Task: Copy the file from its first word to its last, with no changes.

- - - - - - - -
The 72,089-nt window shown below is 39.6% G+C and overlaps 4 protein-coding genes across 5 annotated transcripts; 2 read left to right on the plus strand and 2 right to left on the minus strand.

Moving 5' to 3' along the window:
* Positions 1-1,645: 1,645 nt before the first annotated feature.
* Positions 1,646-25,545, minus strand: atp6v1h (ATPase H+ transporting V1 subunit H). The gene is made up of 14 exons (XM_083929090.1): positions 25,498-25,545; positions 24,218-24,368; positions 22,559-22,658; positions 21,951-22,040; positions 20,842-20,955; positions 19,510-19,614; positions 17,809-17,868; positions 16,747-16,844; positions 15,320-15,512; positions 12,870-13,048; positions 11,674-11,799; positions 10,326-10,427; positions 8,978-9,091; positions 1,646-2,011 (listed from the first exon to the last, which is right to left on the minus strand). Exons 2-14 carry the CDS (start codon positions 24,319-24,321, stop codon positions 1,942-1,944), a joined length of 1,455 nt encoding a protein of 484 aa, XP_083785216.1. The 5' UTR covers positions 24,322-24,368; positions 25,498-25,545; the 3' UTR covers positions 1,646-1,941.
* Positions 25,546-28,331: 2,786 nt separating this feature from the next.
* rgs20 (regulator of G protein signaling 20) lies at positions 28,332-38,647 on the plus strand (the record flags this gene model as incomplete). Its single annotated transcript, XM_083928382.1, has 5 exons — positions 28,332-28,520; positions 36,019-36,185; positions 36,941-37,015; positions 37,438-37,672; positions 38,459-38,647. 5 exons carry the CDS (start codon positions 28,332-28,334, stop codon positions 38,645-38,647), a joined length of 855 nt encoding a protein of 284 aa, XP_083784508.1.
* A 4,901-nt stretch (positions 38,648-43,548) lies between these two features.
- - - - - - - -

The 72,089-nt window shown below is 39.6% G+C and overlaps 4 protein-coding genes across 5 annotated transcripts; 2 read left to right on the plus strand and 2 right to left on the minus strand.

Moving 5' to 3' along the window:
* Positions 1-1,645: 1,645 nt before the first annotated feature.
* Positions 1,646-25,545, minus strand: atp6v1h (ATPase H+ transporting V1 subunit H). The gene is made up of 14 exons (XM_083929090.1): positions 25,498-25,545; positions 24,218-24,368; positions 22,559-22,658; positions 21,951-22,040; positions 20,842-20,955; positions 19,510-19,614; positions 17,809-17,868; positions 16,747-16,844; positions 15,320-15,512; positions 12,870-13,048; positions 11,674-11,799; positions 10,326-10,427; positions 8,978-9,091; positions 1,646-2,011 (listed from the first exon to the last, which is right to left on the minus strand). Exons 2-14 carry the CDS (start codon positions 24,319-24,321, stop codon positions 1,942-1,944), a joined length of 1,455 nt encoding a protein of 484 aa, XP_083785216.1. The 5' UTR covers positions 24,322-24,368; positions 25,498-25,545; the 3' UTR covers positions 1,646-1,941.
* Positions 25,546-28,331: 2,786 nt separating this feature from the next.
* rgs20 (regulator of G protein signaling 20) lies at positions 28,332-38,647 on the plus strand (the record flags this gene model as incomplete). Its single annotated transcript, XM_083928382.1, has 5 exons — positions 28,332-28,520; positions 36,019-36,185; positions 36,941-37,015; positions 37,438-37,672; positions 38,459-38,647. 5 exons carry the CDS (start codon positions 28,332-28,334, stop codon positions 38,645-38,647), a joined length of 855 nt encoding a protein of 284 aa, XP_083784508.1.
* A 4,901-nt stretch (positions 38,648-43,548) lies between these two features.